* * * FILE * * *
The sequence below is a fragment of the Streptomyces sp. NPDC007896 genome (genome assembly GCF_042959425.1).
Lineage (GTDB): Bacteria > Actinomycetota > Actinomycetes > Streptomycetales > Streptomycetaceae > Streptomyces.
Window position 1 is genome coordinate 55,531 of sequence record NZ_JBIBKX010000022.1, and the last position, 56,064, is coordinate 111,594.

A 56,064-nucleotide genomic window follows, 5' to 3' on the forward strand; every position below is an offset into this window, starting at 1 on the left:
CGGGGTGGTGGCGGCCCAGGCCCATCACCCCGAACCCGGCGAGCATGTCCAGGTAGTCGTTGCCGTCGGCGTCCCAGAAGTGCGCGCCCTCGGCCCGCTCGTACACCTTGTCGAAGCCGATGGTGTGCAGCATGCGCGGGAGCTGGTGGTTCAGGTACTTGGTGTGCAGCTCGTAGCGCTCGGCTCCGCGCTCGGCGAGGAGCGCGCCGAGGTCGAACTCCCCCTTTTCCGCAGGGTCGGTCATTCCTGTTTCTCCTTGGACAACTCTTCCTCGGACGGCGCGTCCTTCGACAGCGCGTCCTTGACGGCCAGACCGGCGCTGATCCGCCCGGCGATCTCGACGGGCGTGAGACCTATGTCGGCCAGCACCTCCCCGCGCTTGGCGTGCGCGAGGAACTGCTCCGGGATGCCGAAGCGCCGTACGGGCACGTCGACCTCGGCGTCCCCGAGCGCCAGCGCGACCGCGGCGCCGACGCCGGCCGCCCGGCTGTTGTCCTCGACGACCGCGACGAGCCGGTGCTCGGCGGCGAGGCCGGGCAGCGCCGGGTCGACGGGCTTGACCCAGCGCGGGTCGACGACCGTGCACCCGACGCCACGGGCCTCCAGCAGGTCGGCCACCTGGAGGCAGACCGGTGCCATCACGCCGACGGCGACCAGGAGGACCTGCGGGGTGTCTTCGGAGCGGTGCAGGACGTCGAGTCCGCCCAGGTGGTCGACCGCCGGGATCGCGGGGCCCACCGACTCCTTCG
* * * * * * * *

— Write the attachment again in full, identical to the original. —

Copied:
The sequence below is a fragment of the Streptomyces sp. NPDC007896 genome (genome assembly GCF_042959425.1).
Lineage (GTDB): Bacteria > Actinomycetota > Actinomycetes > Streptomycetales > Streptomycetaceae > Streptomyces.
Window position 1 is genome coordinate 55,531 of sequence record NZ_JBIBKX010000022.1, and the last position, 56,064, is coordinate 111,594.

A 56,064-nucleotide genomic window follows, 5' to 3' on the forward strand; every position below is an offset into this window, starting at 1 on the left:
CGGGGTGGTGGCGGCCCAGGCCCATCACCCCGAACCCGGCGAGCATGTCCAGGTAGTCGTTGCCGTCGGCGTCCCAGAAGTGCGCGCCCTCGGCCCGCTCGTACACCTTGTCGAAGCCGATGGTGTGCAGCATGCGCGGGAGCTGGTGGTTCAGGTACTTGGTGTGCAGCTCGTAGCGCTCGGCTCCGCGCTCGGCGAGGAGCGCGCCGAGGTCGAACTCCCCCTTTTCCGCAGGGTCGGTCATTCCTGTTTCTCCTTGGACAACTCTTCCTCGGACGGCGCGTCCTTCGACAGCGCGTCCTTGACGGCCAGACCGGCGCTGATCCGCCCGGCGATCTCGACGGGCGTGAGACCTATGTCGGCCAGCACCTCCCCGCGCTTGGCGTGCGCGAGGAACTGCTCCGGGATGCCGAAGCGCCGTACGGGCACGTCGACCTCGGCGTCCCCGAGCGCCAGCGCGACCGCGGCGCCGACGCCGGCCGCCCGGCTGTTGTCCTCGACGACCGCGACGAGCCGGTGCTCGGCGGCGAGGCCGGGCAGCGCCGGGTCGACGGGCTTGACCCAGCGCGGGTCGACGACCGTGCACCCGACGCCACGGGCCTCCAGCAGGTCGGCCACCTGGAGGCAGACCGGTGCCATCACGCCGACGGCGACCAGGAGGACCTGCGGGGTGTCTTCGGAGCGGTGCAGGACGTCGAGTCCGCCCAGGTGGTCGACCGCCGGGATCGCGGGGCCCACCGACTCCTTCG